Tag Archive: internship

  1. 2024 Summer Communications Internship Announcement

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    Voices for Virginia’s Children is thrilled to open the application period for our 2024 Summer Communications Internship!


    Are you (or someone you know) a current college or master’s student (or recent grad) interested in learning more about cause-based communication and marketing strategy and how non-profits tell their story? Does brainstorming creative strategies for social media, fundraising, and stakeholder engagement sound exciting to you? Are you looking for an opportunity to build your professional experience while supporting an outcomes-driven organization that advocates for the well-being of young people across the State of Virginia?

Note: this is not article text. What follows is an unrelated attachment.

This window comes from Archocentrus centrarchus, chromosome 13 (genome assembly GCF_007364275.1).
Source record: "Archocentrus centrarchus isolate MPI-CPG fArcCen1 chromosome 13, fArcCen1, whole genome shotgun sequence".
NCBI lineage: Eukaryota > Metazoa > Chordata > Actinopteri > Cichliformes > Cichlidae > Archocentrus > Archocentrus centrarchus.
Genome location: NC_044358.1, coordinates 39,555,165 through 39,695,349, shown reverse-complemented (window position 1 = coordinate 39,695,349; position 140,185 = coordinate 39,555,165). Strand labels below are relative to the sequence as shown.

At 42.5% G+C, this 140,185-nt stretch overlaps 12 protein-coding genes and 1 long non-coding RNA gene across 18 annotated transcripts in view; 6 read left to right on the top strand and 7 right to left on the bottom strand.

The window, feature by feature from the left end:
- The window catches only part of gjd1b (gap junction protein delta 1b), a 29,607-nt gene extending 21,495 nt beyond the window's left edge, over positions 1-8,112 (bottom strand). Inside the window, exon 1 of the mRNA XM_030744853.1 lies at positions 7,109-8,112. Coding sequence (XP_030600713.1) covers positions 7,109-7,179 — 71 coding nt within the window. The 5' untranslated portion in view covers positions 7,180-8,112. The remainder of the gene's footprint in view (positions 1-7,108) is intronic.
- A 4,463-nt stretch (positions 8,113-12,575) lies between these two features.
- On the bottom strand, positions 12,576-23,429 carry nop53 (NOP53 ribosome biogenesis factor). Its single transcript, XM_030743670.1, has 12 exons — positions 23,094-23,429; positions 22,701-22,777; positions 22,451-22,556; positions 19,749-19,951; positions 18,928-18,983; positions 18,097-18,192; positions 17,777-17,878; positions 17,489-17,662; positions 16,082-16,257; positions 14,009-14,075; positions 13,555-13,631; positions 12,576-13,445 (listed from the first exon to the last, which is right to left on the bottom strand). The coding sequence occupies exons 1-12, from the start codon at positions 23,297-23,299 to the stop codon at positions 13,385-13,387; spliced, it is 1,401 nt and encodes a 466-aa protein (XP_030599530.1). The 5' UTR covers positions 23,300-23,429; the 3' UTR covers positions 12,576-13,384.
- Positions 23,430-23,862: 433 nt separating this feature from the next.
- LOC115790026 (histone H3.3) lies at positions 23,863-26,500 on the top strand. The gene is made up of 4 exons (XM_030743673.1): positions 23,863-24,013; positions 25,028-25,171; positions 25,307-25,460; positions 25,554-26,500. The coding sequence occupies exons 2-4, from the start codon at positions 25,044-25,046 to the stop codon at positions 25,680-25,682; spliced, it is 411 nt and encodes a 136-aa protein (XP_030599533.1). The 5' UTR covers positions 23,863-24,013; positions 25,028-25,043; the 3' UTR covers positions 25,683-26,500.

This may be the internship for you!

    How You’ll Grow:

    • Writing: The intern will support the curation, development, and copy editing of online and print content that can be added to their professional portfolio.
    • Social Media Management: The intern will develop their skillset for creating, editing, publishing, and reporting on social media marketing efforts.
    • Communications Strategy: The intern will learn and develop their communication strategy through participation in regular strategy, planning, and implementation opportunities.
    • Project Management: The intern will be given a number of projects to manage and own during the internship to develop their management skills.
    • Collaboration: The intern will learn how to manage multiple stakeholder groups and projects.
    • Development Communications: The intern will learn how communications and development work hand-in-hand in non-profit environments and develop collaborative projects involving donor communications